It seems there is no light at the end of the Windows Phone tunnel.
Market research specialist IDC has put out a new report on smartphones with a depressing take on the Windows Phone.
IDC’s number crunchers estimate that Microsoft’s share of the smartphone market (currently at a pitiful 2.2%) will grow by just 0.1% through 2019 to 2.3%.
Despite pouring billions into its smartphone business, Microsoft has little marketshare to show it.
Disdained by consumers, ignored by developers and brushed-off by mobile operators, Windows Phones continue to languish at the bottom of the smartphone pile.
Here’s what IDC had to say on the Windows Phones:
Despite all the effort Microsoft has put into the launch of Windows 10, IDC does not expect Microsoft’s share of the smartphone OS market to grow much over the coming years. In 2015, IDC expects the average selling price (ASP) of Windows Phones to be $148, which is $71 lower than Android’s ASP of $219. This was brought about by the Microsoft/Nokia push into the low-end mass market. While this approach helped drive shipments up to 34.9 million units in 2014, IDC is forecasting a year-over-year decline of -10.2% in 2015, followed by further decline in 2016. The weak results can largely be attributed to the lack of OEM partner support.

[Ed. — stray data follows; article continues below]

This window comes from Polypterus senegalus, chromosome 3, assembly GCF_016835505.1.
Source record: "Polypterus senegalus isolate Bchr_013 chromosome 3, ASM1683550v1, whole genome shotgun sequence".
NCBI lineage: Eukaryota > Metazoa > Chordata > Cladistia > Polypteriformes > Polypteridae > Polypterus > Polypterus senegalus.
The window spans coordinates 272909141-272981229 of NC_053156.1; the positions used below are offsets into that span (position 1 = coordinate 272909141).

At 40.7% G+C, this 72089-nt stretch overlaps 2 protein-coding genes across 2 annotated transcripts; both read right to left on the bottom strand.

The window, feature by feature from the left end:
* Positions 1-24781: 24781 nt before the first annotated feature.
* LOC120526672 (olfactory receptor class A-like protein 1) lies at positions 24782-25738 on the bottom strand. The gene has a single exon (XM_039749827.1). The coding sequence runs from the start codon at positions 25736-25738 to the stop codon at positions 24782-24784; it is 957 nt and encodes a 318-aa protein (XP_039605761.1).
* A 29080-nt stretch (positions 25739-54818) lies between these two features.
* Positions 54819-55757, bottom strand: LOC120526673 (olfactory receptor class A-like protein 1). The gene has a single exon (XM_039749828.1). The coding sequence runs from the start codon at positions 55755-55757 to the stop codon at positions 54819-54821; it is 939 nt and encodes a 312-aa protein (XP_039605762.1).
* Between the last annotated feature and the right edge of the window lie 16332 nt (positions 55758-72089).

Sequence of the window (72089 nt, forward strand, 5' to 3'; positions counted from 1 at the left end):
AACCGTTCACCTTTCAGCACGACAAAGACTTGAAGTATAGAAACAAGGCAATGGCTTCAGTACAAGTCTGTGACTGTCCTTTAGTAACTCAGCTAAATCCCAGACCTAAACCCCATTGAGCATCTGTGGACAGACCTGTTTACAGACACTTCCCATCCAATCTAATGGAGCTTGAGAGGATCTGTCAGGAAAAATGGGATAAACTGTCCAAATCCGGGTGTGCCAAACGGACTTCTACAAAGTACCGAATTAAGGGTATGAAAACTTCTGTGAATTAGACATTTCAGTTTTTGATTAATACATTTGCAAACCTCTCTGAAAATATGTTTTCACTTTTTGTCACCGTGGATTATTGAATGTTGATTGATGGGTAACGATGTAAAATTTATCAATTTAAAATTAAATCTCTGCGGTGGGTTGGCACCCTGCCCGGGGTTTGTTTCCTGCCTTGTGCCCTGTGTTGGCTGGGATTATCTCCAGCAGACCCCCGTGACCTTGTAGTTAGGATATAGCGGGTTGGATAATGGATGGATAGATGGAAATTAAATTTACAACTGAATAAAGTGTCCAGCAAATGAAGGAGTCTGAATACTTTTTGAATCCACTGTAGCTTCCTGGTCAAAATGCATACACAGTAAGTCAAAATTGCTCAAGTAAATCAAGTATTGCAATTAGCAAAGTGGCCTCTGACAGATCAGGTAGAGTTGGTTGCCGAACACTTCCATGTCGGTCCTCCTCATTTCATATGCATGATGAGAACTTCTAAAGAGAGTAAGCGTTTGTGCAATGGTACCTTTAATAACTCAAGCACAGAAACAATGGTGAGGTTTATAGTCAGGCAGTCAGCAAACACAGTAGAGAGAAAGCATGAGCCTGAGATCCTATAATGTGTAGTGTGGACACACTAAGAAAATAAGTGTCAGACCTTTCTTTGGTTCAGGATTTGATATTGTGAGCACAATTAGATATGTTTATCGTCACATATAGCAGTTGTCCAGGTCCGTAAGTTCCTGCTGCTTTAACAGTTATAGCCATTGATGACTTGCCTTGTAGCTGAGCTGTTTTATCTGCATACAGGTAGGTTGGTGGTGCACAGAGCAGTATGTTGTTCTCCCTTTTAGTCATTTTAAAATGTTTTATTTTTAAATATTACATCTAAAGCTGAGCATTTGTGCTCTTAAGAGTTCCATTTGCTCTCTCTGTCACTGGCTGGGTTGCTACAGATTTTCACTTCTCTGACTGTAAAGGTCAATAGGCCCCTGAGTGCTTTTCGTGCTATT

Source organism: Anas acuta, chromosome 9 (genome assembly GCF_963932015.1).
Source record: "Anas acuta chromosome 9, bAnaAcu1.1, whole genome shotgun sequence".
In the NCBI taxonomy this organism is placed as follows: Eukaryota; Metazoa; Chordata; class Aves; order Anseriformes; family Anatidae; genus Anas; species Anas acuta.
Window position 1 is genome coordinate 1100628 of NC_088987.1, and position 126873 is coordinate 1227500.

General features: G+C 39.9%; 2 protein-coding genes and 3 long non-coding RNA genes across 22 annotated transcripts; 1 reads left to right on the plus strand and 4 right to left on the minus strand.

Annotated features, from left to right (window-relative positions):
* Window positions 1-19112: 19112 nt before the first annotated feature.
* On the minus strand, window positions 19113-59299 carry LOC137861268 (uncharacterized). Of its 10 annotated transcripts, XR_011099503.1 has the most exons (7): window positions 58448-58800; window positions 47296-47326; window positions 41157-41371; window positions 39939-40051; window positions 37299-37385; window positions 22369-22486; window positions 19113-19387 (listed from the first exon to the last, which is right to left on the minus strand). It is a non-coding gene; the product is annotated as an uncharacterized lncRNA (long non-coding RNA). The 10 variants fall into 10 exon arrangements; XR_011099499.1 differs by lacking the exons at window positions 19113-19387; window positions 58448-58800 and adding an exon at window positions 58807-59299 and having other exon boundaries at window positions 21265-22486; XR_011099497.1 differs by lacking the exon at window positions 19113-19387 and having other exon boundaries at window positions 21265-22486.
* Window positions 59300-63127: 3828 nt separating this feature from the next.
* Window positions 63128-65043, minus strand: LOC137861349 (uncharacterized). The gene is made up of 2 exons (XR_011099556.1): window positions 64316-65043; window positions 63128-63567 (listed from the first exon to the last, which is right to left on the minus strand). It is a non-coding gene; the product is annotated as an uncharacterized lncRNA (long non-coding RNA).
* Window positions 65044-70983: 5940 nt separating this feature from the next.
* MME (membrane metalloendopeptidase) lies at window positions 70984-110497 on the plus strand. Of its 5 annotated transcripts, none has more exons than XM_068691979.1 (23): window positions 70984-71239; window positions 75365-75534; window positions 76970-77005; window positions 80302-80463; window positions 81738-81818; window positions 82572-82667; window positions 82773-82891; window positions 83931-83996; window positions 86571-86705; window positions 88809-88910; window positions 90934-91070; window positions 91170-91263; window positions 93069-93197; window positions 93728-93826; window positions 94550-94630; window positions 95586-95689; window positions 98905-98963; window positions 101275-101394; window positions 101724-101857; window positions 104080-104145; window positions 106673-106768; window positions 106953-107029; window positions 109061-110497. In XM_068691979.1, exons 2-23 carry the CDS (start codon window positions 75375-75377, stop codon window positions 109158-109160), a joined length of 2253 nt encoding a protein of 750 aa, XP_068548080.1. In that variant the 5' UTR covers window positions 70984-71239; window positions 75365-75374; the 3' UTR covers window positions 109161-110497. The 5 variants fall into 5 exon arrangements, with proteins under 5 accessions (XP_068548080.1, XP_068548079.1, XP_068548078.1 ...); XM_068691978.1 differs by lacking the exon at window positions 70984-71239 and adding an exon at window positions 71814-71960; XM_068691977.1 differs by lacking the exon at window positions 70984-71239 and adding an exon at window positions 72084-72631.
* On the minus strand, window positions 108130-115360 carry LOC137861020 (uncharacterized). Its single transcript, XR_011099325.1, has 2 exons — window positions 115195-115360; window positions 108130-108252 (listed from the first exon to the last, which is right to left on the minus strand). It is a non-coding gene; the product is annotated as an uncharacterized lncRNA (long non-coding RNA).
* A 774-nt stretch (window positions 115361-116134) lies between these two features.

Although Android devices account for the bulk of smartphones shipments, Apple makes the majority of profits in the smartphone business.
Reflecting the turbulence in its mobile unit, leading Android smartphone vendor Samsung recently changed the head of its mobile division.
Koh Dong Jin has been named the new chief of Samsung Electronics’ mobile division replacing Shin Jong-Kyun.